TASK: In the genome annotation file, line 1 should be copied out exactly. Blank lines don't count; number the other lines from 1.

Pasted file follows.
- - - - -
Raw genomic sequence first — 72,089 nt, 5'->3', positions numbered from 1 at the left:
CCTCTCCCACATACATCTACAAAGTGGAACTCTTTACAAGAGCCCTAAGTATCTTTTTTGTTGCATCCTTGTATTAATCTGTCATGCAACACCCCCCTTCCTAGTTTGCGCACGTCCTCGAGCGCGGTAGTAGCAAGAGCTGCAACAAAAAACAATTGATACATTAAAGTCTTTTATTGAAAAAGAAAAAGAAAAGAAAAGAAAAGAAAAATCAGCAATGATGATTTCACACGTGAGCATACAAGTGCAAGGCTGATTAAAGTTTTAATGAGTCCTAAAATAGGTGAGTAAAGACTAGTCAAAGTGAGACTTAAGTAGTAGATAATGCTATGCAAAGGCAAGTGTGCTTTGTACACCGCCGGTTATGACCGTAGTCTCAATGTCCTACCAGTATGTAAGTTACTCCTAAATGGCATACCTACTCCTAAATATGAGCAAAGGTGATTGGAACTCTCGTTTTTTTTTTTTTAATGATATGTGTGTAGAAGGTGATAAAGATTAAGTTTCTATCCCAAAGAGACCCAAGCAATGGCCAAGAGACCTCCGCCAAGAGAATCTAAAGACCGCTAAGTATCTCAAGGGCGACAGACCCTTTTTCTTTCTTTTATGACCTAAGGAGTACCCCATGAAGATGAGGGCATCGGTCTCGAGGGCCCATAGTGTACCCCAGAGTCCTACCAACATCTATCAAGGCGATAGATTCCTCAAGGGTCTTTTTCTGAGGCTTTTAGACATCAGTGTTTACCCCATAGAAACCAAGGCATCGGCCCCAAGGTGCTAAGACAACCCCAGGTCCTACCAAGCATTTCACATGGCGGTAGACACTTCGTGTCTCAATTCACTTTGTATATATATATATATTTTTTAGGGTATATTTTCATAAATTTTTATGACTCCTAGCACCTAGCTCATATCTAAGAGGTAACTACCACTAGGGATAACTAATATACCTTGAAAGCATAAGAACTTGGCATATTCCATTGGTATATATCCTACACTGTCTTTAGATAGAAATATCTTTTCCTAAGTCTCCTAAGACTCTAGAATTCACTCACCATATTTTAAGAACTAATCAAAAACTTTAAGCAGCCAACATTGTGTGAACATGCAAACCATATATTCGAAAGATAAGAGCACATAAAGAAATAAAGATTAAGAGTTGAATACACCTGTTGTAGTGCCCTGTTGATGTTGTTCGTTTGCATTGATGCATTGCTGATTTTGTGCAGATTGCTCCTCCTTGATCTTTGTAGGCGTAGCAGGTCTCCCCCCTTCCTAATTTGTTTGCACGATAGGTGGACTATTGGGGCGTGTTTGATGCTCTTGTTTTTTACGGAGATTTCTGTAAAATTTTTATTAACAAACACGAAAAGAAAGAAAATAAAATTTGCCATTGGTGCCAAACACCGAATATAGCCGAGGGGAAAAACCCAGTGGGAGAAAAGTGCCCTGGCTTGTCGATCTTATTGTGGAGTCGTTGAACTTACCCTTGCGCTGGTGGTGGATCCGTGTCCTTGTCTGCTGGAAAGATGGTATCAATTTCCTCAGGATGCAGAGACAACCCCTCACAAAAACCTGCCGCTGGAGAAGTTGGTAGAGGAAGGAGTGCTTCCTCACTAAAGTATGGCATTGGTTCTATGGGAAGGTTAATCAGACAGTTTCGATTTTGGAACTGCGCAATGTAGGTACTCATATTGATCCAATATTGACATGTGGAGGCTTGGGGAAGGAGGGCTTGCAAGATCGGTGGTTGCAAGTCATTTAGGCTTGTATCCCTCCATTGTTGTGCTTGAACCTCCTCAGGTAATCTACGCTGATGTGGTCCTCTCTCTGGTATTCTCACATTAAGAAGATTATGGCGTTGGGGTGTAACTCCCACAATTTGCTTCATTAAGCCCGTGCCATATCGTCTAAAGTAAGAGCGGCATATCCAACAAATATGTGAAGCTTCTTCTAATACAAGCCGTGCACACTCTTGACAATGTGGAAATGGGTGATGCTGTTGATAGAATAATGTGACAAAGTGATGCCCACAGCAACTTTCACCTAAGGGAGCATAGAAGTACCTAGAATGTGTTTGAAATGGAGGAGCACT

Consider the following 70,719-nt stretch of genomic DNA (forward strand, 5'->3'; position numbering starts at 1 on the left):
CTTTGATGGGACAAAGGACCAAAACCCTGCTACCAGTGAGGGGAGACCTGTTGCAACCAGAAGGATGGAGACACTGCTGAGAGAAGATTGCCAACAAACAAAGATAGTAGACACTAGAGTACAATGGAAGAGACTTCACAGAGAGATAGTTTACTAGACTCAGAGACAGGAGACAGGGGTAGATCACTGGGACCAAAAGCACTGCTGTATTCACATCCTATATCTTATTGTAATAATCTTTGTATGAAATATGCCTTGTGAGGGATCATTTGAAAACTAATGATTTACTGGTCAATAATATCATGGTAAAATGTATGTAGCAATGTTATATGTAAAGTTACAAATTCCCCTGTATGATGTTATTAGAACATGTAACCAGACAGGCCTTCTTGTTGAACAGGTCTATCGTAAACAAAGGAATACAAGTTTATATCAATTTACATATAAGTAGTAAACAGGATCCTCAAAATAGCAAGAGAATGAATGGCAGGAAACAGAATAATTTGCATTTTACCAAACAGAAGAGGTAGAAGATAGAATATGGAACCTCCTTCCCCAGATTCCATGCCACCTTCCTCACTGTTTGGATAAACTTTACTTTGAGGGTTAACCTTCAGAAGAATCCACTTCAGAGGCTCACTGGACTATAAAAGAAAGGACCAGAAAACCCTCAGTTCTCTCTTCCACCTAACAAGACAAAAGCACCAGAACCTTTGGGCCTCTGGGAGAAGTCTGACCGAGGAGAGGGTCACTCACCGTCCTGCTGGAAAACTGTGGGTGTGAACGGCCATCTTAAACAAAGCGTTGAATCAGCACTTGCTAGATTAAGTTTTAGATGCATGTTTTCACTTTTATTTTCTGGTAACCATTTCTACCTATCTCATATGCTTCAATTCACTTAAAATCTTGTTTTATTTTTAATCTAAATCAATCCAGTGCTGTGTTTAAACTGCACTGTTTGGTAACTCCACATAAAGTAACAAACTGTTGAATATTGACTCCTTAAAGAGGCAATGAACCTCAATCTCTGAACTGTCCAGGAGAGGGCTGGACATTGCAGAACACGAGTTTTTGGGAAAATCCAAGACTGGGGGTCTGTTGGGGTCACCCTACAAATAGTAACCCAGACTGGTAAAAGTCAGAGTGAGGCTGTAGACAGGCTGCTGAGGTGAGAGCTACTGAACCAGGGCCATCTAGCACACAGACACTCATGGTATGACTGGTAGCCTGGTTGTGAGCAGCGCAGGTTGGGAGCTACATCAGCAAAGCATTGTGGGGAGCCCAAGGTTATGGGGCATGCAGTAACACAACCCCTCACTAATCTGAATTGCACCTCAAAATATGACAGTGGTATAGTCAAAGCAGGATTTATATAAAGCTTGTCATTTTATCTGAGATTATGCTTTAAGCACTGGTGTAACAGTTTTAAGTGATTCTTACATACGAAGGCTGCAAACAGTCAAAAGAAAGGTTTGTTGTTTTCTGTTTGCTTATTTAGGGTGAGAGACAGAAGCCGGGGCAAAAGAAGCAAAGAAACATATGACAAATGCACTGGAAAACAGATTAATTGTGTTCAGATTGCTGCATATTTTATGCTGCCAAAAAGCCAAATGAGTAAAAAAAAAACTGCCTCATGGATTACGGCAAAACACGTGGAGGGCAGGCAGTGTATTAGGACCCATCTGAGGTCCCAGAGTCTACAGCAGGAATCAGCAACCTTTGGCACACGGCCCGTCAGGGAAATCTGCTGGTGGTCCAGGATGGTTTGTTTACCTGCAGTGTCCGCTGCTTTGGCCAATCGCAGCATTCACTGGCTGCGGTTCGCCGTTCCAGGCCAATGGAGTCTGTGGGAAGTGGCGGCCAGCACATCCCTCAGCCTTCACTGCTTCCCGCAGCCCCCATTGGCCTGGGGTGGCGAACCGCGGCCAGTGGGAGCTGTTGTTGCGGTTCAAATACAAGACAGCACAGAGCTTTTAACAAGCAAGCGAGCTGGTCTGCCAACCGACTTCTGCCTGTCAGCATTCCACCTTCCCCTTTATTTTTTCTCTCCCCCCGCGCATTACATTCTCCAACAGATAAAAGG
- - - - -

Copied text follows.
Raw genomic sequence first — 72,089 nt, 5'->3', positions numbered from 1 at the left: